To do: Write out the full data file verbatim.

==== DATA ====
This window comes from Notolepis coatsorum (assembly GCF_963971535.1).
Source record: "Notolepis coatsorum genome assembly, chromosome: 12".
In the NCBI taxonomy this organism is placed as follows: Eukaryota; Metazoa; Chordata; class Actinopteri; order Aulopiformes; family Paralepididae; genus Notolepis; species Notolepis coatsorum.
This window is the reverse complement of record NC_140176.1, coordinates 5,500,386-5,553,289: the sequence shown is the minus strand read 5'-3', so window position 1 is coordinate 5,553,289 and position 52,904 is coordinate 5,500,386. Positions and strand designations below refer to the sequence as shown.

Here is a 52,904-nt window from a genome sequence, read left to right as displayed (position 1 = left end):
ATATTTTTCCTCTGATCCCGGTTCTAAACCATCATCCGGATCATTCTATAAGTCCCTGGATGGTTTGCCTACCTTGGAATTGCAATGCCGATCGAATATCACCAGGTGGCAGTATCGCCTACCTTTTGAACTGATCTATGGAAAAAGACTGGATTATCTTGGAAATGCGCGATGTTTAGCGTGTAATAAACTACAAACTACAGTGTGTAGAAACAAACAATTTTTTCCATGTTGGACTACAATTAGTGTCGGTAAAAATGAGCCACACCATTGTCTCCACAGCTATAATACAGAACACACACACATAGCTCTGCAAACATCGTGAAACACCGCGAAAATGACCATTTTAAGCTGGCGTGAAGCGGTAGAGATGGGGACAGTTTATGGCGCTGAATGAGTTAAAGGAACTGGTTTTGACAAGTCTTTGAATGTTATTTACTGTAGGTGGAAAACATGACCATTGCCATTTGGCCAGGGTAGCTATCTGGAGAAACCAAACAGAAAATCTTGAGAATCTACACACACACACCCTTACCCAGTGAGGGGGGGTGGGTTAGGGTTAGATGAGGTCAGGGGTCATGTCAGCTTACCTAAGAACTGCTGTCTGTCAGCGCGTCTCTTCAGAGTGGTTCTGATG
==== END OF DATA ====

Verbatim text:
This window comes from Notolepis coatsorum (assembly GCF_963971535.1).
Source record: "Notolepis coatsorum genome assembly, chromosome: 12".
In the NCBI taxonomy this organism is placed as follows: Eukaryota; Metazoa; Chordata; class Actinopteri; order Aulopiformes; family Paralepididae; genus Notolepis; species Notolepis coatsorum.
This window is the reverse complement of record NC_140176.1, coordinates 5,500,386-5,553,289: the sequence shown is the minus strand read 5'-3', so window position 1 is coordinate 5,553,289 and position 52,904 is coordinate 5,500,386. Positions and strand designations below refer to the sequence as shown.

Here is a 52,904-nt window from a genome sequence, read left to right as displayed (position 1 = left end):
ATATTTTTCCTCTGATCCCGGTTCTAAACCATCATCCGGATCATTCTATAAGTCCCTGGATGGTTTGCCTACCTTGGAATTGCAATGCCGATCGAATATCACCAGGTGGCAGTATCGCCTACCTTTTGAACTGATCTATGGAAAAAGACTGGATTATCTTGGAAATGCGCGATGTTTAGCGTGTAATAAACTACAAACTACAGTGTGTAGAAACAAACAATTTTTTCCATGTTGGACTACAATTAGTGTCGGTAAAAATGAGCCACACCATTGTCTCCACAGCTATAATACAGAACACACACACATAGCTCTGCAAACATCGTGAAACACCGCGAAAATGACCATTTTAAGCTGGCGTGAAGCGGTAGAGATGGGGACAGTTTATGGCGCTGAATGAGTTAAAGGAACTGGTTTTGACAAGTCTTTGAATGTTATTTACTGTAGGTGGAAAACATGACCATTGCCATTTGGCCAGGGTAGCTATCTGGAGAAACCAAACAGAAAATCTTGAGAATCTACACACACACACCCTTACCCAGTGAGGGGGGGTGGGTTAGGGTTAGATGAGGTCAGGGGTCATGTCAGCTTACCTAAGAACTGCTGTCTGTCAGCGCGTCTCTTCAGAGTGGTTCTGATG